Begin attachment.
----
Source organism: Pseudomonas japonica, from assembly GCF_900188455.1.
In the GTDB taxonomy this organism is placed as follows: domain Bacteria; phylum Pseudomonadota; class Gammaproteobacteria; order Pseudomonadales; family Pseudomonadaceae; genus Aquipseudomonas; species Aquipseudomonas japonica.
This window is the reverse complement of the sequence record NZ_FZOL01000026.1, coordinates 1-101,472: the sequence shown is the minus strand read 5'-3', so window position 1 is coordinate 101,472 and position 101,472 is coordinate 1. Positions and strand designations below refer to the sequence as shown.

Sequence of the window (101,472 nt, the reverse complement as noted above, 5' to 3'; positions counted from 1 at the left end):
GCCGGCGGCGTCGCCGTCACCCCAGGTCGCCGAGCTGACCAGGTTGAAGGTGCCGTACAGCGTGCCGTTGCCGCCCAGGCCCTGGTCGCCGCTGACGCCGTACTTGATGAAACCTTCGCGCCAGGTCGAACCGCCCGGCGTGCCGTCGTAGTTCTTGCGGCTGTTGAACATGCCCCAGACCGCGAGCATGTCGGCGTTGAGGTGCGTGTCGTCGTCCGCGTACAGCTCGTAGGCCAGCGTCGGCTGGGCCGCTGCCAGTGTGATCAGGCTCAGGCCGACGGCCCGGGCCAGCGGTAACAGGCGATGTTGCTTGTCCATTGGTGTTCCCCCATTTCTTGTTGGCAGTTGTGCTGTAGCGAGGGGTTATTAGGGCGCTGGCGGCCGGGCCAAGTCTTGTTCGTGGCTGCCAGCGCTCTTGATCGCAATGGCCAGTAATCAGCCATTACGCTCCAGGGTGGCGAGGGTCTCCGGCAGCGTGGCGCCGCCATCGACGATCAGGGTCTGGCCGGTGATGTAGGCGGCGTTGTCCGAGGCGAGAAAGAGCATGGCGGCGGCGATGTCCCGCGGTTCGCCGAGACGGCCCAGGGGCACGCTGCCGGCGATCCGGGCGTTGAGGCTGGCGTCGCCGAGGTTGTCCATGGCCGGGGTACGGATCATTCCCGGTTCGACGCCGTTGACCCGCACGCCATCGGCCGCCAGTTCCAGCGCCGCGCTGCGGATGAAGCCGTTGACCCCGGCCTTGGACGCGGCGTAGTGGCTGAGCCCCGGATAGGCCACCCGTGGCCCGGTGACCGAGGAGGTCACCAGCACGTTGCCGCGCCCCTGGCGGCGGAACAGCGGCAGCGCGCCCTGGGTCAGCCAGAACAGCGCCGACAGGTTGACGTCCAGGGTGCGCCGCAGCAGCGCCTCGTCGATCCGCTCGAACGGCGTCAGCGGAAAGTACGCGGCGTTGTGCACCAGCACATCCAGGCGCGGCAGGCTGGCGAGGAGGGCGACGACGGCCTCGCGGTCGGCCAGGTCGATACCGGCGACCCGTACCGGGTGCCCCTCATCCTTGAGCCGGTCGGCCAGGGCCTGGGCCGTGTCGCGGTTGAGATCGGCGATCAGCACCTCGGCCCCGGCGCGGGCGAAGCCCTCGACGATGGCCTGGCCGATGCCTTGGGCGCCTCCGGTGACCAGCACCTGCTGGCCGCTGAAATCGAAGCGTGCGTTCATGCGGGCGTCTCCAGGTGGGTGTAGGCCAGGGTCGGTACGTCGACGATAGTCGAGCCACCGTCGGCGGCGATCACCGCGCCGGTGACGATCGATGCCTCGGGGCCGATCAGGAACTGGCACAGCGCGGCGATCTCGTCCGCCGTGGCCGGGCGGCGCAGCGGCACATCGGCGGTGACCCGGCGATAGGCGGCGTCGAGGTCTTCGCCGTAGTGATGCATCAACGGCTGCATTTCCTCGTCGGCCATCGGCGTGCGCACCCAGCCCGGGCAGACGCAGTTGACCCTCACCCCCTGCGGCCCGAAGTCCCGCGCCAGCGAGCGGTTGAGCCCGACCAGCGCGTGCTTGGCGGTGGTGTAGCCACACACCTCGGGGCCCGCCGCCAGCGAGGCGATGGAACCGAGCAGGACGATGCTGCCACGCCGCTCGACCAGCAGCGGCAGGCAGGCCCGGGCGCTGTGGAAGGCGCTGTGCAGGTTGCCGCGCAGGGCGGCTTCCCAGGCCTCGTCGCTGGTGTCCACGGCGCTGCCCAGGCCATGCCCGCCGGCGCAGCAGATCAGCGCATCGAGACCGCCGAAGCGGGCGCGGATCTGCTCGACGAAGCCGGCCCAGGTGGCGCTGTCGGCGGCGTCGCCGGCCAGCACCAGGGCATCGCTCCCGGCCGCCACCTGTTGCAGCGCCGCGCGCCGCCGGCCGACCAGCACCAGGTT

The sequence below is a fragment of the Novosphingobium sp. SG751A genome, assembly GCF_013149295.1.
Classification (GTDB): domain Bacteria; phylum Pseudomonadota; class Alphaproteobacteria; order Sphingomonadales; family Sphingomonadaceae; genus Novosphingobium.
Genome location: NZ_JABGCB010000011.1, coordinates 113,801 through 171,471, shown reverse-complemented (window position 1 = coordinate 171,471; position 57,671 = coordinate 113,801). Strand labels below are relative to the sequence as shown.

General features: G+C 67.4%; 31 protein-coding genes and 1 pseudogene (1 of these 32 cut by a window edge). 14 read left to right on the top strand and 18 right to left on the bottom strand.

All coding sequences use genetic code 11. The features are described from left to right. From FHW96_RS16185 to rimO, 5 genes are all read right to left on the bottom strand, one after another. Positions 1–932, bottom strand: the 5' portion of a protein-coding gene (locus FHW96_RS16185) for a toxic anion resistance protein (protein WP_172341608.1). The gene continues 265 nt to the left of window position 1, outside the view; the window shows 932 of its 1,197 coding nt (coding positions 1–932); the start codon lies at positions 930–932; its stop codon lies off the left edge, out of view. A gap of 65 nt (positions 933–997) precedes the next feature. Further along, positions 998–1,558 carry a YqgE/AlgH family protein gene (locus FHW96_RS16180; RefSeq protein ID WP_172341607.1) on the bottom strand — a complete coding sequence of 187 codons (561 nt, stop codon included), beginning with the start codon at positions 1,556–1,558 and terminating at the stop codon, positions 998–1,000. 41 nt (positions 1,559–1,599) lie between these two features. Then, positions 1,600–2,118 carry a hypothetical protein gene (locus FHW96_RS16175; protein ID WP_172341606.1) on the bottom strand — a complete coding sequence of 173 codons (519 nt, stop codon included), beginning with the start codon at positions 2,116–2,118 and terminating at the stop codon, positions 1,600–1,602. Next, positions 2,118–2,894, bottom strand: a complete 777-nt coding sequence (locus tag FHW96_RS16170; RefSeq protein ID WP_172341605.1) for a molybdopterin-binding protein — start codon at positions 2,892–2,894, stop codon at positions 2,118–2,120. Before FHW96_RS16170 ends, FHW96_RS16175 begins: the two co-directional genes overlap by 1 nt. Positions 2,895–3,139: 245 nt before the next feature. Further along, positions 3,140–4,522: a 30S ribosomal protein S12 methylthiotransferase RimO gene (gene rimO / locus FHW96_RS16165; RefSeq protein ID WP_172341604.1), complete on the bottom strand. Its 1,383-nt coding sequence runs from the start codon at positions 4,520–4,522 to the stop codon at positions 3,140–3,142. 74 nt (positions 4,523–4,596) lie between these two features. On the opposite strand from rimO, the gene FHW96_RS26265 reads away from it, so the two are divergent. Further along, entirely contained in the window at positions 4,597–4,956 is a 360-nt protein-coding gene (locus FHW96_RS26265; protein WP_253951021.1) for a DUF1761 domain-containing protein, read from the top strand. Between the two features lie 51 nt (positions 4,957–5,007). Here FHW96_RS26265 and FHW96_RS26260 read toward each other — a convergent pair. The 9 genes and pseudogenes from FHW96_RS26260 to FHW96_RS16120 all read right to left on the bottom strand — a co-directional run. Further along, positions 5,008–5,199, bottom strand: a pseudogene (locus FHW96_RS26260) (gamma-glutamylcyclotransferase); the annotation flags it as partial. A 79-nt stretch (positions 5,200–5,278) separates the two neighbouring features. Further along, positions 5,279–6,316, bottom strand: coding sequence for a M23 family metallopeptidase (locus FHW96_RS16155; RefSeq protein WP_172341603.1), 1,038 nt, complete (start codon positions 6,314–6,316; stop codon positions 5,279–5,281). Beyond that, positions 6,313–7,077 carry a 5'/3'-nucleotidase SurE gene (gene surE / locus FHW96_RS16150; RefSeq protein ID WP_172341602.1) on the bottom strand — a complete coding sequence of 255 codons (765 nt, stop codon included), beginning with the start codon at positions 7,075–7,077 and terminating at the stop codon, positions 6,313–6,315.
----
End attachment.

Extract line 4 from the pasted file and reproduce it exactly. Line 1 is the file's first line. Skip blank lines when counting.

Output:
Sequence of the window (101,472 nt, the reverse complement as noted above, 5' to 3'; positions counted from 1 at the left end):